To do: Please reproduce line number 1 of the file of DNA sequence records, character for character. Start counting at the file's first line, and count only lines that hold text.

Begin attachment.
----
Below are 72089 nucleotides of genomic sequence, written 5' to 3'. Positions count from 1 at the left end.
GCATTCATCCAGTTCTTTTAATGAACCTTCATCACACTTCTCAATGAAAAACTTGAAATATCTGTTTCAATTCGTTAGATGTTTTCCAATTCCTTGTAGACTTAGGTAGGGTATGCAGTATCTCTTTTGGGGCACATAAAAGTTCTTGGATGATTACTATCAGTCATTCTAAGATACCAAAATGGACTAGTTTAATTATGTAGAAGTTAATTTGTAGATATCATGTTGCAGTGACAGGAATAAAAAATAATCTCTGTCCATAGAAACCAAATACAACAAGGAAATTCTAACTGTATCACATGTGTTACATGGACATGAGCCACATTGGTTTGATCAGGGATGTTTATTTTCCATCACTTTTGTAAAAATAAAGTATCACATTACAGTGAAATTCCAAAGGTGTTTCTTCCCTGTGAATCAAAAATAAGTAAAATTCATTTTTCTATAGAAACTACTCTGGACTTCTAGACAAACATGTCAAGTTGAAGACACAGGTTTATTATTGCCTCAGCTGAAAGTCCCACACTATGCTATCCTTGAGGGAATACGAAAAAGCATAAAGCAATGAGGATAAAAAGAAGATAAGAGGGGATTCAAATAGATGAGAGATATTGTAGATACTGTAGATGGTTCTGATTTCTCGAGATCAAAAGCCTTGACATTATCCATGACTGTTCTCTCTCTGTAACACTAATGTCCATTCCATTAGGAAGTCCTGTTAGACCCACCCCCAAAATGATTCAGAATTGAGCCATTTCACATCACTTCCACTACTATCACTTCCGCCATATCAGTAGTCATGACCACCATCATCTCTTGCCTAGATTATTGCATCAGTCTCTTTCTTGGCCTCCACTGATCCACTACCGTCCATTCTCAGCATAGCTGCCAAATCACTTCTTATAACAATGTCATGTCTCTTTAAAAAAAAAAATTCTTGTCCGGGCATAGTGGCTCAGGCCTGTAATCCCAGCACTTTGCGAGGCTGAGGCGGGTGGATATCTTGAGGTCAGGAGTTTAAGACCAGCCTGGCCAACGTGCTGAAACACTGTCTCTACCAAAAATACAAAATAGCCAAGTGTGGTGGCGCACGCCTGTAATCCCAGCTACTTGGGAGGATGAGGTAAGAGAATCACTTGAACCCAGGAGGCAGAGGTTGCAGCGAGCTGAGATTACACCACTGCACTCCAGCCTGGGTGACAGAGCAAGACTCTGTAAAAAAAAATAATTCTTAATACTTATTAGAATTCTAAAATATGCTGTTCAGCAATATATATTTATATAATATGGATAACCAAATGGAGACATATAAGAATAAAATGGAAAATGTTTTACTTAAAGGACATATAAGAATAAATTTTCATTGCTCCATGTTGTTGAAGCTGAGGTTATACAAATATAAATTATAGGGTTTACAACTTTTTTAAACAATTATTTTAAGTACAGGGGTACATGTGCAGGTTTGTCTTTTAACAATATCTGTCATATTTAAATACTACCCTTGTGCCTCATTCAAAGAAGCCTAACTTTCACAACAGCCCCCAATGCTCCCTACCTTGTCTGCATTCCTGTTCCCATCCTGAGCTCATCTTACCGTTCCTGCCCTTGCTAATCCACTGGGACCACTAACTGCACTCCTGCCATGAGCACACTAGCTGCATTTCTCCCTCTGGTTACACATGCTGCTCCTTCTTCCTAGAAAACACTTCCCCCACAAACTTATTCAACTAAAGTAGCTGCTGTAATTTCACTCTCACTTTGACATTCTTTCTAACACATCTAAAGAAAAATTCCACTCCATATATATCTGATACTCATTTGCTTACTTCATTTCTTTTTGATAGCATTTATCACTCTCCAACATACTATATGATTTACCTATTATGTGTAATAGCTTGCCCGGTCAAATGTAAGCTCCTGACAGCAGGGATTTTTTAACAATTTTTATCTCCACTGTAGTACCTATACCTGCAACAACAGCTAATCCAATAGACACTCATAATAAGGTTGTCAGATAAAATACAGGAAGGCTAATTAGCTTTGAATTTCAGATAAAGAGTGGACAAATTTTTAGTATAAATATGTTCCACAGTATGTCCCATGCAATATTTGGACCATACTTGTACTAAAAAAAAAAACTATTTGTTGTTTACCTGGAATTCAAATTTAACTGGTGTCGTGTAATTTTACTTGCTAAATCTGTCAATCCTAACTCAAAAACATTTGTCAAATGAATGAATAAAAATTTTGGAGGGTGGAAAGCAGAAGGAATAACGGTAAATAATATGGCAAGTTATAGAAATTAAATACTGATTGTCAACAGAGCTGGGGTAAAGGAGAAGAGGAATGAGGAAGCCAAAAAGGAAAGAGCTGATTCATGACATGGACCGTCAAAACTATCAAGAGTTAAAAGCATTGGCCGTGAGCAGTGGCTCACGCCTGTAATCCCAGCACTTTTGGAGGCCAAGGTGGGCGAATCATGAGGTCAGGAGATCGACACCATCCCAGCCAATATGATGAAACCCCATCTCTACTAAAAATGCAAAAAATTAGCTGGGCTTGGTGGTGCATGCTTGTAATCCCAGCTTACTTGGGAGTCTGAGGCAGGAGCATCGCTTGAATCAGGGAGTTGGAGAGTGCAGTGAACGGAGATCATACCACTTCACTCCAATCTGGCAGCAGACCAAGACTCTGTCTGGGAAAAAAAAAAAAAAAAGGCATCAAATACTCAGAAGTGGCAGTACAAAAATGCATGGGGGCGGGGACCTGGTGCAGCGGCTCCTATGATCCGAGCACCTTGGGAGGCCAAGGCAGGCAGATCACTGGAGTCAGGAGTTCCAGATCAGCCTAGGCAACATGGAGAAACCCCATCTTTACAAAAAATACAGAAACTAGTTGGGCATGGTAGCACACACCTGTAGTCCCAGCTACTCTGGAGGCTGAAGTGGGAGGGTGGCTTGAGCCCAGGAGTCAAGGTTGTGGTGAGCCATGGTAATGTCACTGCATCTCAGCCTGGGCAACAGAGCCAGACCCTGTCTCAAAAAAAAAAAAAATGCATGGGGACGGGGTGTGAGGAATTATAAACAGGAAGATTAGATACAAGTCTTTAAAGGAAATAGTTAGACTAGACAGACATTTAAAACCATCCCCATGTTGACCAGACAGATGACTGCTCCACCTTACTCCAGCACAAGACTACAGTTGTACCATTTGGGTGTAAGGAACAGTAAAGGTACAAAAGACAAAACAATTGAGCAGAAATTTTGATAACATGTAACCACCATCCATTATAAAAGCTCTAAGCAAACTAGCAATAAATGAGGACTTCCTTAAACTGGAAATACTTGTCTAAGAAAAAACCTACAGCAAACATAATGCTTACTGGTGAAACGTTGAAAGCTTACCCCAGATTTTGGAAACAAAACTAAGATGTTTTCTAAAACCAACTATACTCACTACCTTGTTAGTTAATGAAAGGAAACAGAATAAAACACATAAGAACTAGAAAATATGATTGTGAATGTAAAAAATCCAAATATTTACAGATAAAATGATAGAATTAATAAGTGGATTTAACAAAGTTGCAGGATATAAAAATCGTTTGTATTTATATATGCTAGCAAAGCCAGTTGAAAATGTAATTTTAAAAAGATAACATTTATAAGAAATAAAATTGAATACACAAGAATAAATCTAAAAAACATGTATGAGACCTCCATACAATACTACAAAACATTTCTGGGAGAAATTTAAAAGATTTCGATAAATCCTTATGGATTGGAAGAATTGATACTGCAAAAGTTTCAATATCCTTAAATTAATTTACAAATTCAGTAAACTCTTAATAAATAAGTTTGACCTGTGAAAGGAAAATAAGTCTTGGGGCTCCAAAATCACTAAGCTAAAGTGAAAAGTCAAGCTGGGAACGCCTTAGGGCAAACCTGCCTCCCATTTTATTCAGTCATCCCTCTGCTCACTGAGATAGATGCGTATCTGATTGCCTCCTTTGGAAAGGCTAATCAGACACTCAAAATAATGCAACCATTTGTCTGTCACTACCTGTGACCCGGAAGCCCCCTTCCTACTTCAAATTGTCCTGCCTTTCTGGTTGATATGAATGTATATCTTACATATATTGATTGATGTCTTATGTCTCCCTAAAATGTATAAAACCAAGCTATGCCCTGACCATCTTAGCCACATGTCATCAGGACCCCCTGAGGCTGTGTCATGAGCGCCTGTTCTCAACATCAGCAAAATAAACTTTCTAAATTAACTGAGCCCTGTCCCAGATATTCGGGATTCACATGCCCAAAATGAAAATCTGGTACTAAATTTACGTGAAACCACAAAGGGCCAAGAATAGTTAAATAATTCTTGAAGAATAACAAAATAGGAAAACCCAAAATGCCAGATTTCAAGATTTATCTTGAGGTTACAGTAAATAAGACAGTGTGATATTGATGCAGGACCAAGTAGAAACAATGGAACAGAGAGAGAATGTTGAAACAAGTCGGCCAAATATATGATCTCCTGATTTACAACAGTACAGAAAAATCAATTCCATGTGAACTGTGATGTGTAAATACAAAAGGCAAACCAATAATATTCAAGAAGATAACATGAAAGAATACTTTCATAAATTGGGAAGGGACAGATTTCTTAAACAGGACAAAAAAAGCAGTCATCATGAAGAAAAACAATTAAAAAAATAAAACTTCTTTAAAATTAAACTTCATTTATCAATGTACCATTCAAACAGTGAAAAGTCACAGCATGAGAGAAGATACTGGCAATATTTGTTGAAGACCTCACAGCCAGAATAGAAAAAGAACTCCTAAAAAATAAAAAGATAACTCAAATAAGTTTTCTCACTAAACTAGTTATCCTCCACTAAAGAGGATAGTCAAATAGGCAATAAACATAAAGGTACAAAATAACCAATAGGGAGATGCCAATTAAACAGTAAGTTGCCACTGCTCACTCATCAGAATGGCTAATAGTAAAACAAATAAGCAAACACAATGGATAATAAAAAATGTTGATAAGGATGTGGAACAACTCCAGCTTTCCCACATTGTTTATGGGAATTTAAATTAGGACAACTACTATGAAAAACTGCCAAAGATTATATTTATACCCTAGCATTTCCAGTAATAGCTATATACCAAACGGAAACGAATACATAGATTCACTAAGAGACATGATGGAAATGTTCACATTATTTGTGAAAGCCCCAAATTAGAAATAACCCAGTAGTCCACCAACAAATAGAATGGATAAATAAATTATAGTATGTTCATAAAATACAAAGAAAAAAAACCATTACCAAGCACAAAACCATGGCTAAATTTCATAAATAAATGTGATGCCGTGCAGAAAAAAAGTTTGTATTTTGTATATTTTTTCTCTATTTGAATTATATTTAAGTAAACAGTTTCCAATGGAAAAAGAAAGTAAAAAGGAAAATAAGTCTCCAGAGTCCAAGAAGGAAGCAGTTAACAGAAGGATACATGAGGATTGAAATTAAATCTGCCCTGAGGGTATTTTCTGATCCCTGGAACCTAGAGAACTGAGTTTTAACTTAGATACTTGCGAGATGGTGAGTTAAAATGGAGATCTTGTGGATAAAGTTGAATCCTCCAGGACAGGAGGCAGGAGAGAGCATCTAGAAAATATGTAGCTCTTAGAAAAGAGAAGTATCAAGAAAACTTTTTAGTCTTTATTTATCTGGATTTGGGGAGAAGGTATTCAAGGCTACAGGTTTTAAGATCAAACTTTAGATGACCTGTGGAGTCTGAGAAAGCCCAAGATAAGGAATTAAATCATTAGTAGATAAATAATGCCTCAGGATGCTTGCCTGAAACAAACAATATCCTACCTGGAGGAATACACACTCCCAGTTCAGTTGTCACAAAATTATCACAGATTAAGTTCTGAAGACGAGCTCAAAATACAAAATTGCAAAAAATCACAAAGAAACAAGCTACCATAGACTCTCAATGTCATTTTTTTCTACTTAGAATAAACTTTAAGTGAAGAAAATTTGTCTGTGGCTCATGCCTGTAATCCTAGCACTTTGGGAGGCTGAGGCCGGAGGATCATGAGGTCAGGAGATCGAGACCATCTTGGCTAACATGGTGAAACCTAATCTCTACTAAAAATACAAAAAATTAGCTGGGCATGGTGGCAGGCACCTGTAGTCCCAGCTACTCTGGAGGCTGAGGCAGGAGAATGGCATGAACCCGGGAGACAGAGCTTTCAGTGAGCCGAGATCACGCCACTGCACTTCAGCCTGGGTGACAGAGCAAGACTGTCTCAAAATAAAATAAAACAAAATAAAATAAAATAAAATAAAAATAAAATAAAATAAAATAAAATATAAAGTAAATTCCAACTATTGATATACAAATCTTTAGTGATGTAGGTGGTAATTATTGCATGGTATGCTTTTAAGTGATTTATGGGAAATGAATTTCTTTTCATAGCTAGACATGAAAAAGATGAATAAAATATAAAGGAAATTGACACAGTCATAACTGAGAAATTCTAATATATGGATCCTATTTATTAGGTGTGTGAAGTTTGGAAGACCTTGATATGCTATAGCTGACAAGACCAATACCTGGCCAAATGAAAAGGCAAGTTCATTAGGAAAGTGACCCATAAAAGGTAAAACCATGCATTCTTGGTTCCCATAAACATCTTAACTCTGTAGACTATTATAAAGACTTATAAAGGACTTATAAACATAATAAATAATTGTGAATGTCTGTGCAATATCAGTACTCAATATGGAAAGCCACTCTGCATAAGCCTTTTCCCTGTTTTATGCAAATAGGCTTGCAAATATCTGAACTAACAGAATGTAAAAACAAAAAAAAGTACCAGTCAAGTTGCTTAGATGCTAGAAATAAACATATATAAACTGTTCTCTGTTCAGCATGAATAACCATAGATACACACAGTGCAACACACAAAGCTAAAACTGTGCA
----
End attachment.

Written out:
Below are 72089 nucleotides of genomic sequence, written 5' to 3'. Positions count from 1 at the left end.